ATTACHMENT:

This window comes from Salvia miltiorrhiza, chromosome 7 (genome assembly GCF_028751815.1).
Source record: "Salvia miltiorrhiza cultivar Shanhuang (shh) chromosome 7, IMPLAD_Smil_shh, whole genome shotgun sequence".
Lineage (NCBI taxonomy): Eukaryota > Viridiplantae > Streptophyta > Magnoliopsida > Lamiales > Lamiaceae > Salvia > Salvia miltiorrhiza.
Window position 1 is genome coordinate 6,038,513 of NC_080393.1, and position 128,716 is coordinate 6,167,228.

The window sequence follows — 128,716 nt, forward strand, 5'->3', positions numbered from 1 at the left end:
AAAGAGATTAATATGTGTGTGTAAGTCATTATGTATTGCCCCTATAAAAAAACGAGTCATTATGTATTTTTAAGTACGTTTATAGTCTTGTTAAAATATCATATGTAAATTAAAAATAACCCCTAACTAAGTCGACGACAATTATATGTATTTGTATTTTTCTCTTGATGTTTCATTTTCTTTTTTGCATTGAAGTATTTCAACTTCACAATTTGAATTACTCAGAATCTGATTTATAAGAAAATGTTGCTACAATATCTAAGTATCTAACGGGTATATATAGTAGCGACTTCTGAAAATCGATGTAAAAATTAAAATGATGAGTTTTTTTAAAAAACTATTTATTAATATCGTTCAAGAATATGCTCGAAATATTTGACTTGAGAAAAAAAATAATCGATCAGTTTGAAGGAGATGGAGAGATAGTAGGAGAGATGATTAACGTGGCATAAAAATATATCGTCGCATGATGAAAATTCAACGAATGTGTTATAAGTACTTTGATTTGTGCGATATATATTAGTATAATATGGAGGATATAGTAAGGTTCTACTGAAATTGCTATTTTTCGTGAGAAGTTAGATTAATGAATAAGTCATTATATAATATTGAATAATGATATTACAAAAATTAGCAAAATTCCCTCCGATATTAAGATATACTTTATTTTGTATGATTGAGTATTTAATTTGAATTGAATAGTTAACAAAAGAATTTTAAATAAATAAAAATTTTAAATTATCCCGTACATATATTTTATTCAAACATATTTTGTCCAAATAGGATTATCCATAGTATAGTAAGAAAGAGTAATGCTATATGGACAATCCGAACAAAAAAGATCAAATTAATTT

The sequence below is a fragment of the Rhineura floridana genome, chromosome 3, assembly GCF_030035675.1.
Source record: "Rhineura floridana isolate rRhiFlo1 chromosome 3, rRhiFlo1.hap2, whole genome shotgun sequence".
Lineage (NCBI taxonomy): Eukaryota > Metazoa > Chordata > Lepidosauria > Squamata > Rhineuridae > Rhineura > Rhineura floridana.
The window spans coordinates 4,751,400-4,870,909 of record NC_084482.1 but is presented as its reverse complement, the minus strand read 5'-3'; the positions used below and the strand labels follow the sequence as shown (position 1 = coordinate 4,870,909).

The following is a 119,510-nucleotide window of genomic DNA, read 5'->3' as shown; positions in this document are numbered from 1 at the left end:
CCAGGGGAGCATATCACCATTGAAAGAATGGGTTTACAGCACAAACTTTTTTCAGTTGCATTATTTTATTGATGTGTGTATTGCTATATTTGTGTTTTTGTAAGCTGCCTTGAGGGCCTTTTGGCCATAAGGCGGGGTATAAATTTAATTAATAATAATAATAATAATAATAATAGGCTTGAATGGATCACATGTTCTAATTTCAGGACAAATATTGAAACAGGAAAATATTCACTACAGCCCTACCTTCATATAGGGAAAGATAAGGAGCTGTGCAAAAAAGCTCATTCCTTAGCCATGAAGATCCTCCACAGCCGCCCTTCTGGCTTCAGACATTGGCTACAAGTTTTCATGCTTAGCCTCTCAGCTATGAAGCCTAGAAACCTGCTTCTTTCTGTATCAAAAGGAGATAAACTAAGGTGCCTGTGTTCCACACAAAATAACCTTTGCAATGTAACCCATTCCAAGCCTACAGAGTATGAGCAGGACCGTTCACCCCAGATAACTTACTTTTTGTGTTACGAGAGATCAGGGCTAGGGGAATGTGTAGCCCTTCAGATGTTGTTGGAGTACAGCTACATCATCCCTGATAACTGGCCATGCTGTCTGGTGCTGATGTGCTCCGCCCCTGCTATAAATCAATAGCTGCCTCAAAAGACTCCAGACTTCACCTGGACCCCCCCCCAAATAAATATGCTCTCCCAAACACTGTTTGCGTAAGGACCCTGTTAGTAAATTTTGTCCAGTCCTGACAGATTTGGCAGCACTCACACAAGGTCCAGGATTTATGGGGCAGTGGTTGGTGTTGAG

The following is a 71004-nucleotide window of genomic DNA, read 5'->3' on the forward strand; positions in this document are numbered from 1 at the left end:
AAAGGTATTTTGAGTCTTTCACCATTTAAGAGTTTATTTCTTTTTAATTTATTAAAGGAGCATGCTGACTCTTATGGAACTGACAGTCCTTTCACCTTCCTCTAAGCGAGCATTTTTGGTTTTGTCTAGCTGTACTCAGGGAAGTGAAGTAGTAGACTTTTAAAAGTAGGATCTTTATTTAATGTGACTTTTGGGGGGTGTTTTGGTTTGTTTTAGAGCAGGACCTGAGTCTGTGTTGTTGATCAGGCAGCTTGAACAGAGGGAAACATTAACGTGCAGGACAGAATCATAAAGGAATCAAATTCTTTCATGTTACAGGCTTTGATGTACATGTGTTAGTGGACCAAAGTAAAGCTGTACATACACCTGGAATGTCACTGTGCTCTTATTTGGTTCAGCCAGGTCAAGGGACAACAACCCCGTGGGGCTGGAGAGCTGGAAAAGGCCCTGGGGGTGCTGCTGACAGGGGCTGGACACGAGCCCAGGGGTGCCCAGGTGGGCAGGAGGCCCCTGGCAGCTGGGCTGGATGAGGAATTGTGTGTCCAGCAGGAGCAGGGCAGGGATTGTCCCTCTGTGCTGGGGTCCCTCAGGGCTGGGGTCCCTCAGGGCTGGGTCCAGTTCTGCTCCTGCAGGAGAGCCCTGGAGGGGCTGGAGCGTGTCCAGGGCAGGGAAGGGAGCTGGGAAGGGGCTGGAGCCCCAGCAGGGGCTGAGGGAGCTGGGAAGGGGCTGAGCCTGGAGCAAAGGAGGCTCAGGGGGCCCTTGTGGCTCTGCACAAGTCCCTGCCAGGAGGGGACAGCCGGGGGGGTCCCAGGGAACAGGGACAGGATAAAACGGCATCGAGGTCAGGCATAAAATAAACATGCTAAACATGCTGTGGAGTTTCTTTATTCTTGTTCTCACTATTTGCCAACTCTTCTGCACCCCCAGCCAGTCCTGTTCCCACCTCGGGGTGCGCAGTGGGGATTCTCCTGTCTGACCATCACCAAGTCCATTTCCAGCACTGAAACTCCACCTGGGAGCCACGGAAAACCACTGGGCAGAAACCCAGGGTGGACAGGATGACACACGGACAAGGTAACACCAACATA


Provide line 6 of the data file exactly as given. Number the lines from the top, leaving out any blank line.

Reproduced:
AAAGAGATTAATATGTGTGTGTAAGTCATTATGTATTGCCCCTATAAAAAAACGAGTCATTATGTATTTTTAAGTACGTTTATAGTCTTGTTAAAATATCATATGTAAATTAAAAATAACCCCTAACTAAGTCGACGACAATTATATGTATTTGTATTTTTCTCTTGATGTTTCATTTTCTTTTTTGCATTGAAGTATTTCAACTTCACAATTTGAATTACTCAGAATCTGATTTATAAGAAAATGTTGCTACAATATCTAAGTATCTAACGGGTATATATAGTAGCGACTTCTGAAAATCGATGTAAAAATTAAAATGATGAGTTTTTTTAAAAAACTATTTATTAATATCGTTCAAGAATATGCTCGAAATATTTGACTTGAGAAAAAAAATAATCGATCAGTTTGAAGGAGATGGAGAGATAGTAGGAGAGATGATTAACGTGGCATAAAAATATATCGTCGCATGATGAAAATTCAACGAATGTGTTATAAGTACTTTGATTTGTGCGATATATATTAGTATAATATGGAGGATATAGTAAGGTTCTACTGAAATTGCTATTTTTCGTGAGAAGTTAGATTAATGAATAAGTCATTATATAATATTGAATAATGATATTACAAAAATTAGCAAAATTCCCTCCGATATTAAGATATACTTTATTTTGTATGATTGAGTATTTAATTTGAATTGAATAGTTAACAAAAGAATTTTAAATAAATAAAAATTTTAAATTATCCCGTACATATATTTTATTCAAACATATTTTGTCCAAATAGGATTATCCATAGTATAGTAAGAAAGAGTAATGCTATATGGACAATCCGAACAAAAAAGATCAAATTAATTT